The next innovation was the engine position which was slanted to the driver’s side by 50°. This allowed engineers to keep the hood of the car and low and compact as possible while having the added benefit of lowering the car’s center of gravity. Other interesting choices included the use of a dry-sump lubrication system and a four-speed manual transmission.
To lighten the car for racing, the W194 had been developed using a tubular frame design. This same design would be used with the 300 SL and lend the car it’s moniker the “gullwing.” This is because, to maintain the rigidity of the tubular frame, engineers wanted to keep the door sills high, so high that a traditionally hinged door wasn’t possible. Instead, they choose to move the hinge to the roof so that the doors open in an upward sweep. And thus, was born the “gullwing” name. The design proved to be both iconic and hugely influential, but Mercedes-Benz literature of the day referred to the doors simply as “trapdoors” and the car as the 300 SL coupe.
In addition to the lightweight frame, the 300 SL’s doors, hood, dash, and trunk lid were all fashioned from aluminum. Buyers could order the car’s body entirely in aluminum at considerable expense. Only 29 ever chose to do so, but those cars today now roughly quintuple the car’s already exorbitant price. All this emphasis on lightness explains the other part of the name. The SL, after all, stands for super-light.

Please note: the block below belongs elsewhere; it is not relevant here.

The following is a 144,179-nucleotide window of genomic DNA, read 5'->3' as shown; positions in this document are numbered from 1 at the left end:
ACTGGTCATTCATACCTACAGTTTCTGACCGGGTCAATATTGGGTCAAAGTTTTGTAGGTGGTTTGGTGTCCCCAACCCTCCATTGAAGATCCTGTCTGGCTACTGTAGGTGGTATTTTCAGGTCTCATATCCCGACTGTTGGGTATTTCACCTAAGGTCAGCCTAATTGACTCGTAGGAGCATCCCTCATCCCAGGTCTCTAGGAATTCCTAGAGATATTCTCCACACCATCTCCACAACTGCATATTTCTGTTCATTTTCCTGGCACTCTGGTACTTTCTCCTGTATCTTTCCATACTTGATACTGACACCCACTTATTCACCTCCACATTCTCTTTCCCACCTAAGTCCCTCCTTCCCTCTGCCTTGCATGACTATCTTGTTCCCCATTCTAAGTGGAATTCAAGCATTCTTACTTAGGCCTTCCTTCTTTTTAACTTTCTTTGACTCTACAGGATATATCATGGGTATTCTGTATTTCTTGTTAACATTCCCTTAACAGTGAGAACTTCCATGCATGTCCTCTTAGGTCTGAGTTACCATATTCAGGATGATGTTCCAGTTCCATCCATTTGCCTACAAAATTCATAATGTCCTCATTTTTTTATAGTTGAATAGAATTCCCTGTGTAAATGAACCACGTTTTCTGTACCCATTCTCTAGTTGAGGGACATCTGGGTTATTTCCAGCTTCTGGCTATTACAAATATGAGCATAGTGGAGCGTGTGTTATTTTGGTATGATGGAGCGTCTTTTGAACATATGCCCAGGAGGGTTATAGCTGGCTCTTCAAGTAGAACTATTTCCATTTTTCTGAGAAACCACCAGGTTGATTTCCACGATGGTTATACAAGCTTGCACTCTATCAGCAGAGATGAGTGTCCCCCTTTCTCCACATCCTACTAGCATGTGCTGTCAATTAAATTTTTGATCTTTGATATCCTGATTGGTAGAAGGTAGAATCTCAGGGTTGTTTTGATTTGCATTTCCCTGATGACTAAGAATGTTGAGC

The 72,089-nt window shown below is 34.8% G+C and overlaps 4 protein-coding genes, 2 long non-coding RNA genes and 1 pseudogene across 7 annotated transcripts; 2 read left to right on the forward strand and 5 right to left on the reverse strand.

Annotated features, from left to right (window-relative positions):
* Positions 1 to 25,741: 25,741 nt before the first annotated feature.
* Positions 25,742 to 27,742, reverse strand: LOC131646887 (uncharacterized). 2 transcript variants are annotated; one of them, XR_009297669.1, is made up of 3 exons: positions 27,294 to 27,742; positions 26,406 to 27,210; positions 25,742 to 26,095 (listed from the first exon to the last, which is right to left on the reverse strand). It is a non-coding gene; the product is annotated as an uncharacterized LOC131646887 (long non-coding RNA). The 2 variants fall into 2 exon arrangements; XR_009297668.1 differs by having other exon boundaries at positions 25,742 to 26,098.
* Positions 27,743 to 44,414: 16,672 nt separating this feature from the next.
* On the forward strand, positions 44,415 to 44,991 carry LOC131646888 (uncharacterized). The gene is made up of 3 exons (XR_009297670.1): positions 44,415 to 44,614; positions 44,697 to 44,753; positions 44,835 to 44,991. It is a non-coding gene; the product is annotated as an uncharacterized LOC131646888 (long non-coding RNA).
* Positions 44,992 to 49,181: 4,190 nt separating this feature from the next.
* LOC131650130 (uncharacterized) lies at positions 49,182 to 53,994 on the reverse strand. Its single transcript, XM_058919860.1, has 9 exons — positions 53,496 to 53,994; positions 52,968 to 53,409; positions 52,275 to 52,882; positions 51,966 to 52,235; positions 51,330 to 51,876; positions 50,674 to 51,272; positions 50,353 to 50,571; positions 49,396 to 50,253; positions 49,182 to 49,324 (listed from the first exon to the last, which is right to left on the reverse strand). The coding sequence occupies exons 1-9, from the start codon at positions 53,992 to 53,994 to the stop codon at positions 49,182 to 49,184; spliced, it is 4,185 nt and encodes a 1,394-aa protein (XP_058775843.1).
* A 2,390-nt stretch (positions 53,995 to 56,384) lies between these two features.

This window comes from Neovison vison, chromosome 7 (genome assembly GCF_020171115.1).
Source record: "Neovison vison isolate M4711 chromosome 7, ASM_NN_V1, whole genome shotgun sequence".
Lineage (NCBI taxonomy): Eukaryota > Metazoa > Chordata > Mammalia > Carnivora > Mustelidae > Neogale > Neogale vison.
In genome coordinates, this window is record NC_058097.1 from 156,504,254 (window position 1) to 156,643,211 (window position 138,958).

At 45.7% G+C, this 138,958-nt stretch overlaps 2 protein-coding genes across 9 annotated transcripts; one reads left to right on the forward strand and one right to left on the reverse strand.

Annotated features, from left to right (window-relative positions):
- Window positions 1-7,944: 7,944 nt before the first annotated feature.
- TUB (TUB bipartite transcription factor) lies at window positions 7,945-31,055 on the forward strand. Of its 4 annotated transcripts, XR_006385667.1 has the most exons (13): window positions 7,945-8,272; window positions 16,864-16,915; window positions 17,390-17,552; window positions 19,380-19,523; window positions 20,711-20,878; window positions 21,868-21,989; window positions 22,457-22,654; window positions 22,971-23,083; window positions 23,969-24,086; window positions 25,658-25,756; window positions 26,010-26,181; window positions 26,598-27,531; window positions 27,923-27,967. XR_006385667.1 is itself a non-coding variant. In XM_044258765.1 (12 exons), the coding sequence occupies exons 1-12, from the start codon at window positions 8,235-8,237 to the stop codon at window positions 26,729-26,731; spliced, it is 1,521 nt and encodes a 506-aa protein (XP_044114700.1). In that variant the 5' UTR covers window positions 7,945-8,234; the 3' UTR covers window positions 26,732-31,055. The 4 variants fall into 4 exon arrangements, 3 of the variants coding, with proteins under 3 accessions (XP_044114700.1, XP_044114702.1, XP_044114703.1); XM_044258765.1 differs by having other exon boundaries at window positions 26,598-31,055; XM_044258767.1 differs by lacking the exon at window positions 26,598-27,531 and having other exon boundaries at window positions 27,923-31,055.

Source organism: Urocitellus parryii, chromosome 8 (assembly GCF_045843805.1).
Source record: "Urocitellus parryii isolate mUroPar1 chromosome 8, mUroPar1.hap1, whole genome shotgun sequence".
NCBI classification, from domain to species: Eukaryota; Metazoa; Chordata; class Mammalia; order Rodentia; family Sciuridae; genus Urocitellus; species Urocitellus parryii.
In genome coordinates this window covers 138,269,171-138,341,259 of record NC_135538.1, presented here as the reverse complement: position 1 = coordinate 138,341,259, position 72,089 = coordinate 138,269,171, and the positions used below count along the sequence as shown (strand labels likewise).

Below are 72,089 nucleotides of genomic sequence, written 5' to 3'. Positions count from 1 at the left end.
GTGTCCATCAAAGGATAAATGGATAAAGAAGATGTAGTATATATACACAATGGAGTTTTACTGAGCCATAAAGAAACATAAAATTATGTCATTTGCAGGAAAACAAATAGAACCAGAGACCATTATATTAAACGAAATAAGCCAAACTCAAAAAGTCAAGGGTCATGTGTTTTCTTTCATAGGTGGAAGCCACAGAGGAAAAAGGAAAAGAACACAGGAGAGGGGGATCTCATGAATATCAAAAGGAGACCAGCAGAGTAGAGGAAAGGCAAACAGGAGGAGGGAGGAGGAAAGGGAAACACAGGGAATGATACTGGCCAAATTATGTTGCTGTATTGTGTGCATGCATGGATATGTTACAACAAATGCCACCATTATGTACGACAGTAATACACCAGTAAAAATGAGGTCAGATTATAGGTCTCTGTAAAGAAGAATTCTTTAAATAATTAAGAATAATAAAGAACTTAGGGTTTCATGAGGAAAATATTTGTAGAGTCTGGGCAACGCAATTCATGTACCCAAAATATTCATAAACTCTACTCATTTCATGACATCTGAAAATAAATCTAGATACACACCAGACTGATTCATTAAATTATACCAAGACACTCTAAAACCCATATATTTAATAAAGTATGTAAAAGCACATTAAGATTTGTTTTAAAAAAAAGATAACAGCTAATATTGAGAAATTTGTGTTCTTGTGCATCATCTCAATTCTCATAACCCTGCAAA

As fast and elegant as the 300 SL was it still had it’s quirks. Many of these aren’t surprising given the era or the nature of the car (a street-going version of a race car), but they add to its character, nonetheless. Take the lack of ventilation. A/C was only just beginning to make its way into production cars and the snug cabin of the 300 SL tended to get rather hot, especially after running the engine through its paces. Ventilation was limited to the quarter/smoker’s windows unless the rather cumbersome task of removing the windows was undertaken (usually done for racing or tracking the car).